‘Focus on the creation of a just society for everyone’ - Wayne Flask
Wayne Flask - activist with Moviment Graffitti.
“One of the new prime minister’s main priorities upon taking office is that of divesting himself of the excessive powers the head of government is allowed. I certainly don’t mean delegation for the sake of it and far less, deregulation: I’m talking about a profound reform of the Constitution, and an overhaul of the ‘system’.
If we are where we are today, it’s because a few individuals with huge un/declared moneys have bought out the political class and run the country in silence. We are past breaking point in this regard: laws are being written to favour those who already wield a lot of power, and rarely those at the bottom.
I also expect the new prime minister to bring in some much-needed sobriety and introspection. The Caruana Galizia assassination is a deep wound that may never heal, for various reasons. Our country should come down from its aspirational inebriation with economic well-being: right now, there’s nothing to celebrate. The focus should be on the creation of a just society for everyone. In the context of a performing economy, we should no longer read about homelessness and poverty; we should also no longer hear of money laundering and tax evasion.
I also hope the new prime minister-elect will look into the top Planning Authority personnel, and the environmental mess caused by developers and by his own ministers. I’m not holding my breath there.
Finally, and perhaps most importantly, there should be a huge spring-clean: from within the party structures to Castille itself, via overpaid underperforming ‘consultants’, and the investigation of individuals and shady government contracts signed in the last few years.”
"Lobbyists and wealthy people should not be allowed to determine our lives"
Andre Callus - activist with Moviment Graffiti
“The first obvious action for any new prime minister should be that of seriously cleaning the rot that has engulfed Malta’s highest institutions and which has led to the assassination of a journalist as well as to alarming levels of corruption. However, removing corrupt individuals alone won’t be enough to ensure that the rot does not start developing once again. This national crisis was brought about by structural factors that have been building up for decades, and it will require serious political and economic changes to address these structural problems.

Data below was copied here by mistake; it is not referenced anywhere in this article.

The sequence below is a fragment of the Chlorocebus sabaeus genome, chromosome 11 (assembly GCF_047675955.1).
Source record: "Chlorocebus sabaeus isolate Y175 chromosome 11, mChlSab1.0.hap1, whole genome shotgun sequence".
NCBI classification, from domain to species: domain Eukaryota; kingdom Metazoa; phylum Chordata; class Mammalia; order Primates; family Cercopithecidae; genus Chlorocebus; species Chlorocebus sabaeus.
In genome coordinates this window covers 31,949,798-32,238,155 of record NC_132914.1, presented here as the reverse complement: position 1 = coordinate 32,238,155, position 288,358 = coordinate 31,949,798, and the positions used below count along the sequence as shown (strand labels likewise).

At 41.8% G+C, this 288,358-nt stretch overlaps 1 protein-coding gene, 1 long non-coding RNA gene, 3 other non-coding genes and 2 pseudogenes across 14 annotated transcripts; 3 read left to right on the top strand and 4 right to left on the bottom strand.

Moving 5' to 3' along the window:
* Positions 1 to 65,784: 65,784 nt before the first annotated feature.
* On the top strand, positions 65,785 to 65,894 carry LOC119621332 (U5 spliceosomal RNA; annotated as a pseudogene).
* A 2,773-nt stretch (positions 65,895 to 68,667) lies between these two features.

Eradicate the deeply entrenched influence of big business on politics which has also led to a string of anti-people measures such as the privatisation of land, the privatisation of health and the wanton destruction of our environment. Lobbyists and wealthy people should no longer be allowed to determine our lives.
There should be a strong and enforceable legal framework on party financing. Moreover, all direct and indirect relationships between businesspersons and politicians should be transparent and regulated.
The government should also stop transferring its assets to private companies and instead focus on their efficient management under public ownership. The planning regime in Malta – which has been one of the main avenues through which political systems granted favours to business, at the common people’s expense – should be radically reformed to make it democratic and independent. The most deleterious projects which will cause irreparable damage to our country and its communities, such as the proposed monstrous db group project on public land in Pembroke, should be withdrawn.
Besides institutional changes, Malta also needs to adopt a different economic model. So far, the obsession has been with economic growth. The government has sought to achieve this at all costs, including by sacrificing our quality of life, allowing the exploitation of workers, especially migrants, and allowing employers to retain poor wages and conditions of work. While a degree of economic growth is necessary, the focus needs to shift on improving the lives of people in Malta rather than having growth for its own sake.
We need legislation that ensures better working conditions, better wages – primarily by significantly increasing Malta’s meager minimum wage – as well as policies and regulation that ensure the provision of affordable rent and property prices for everyone.”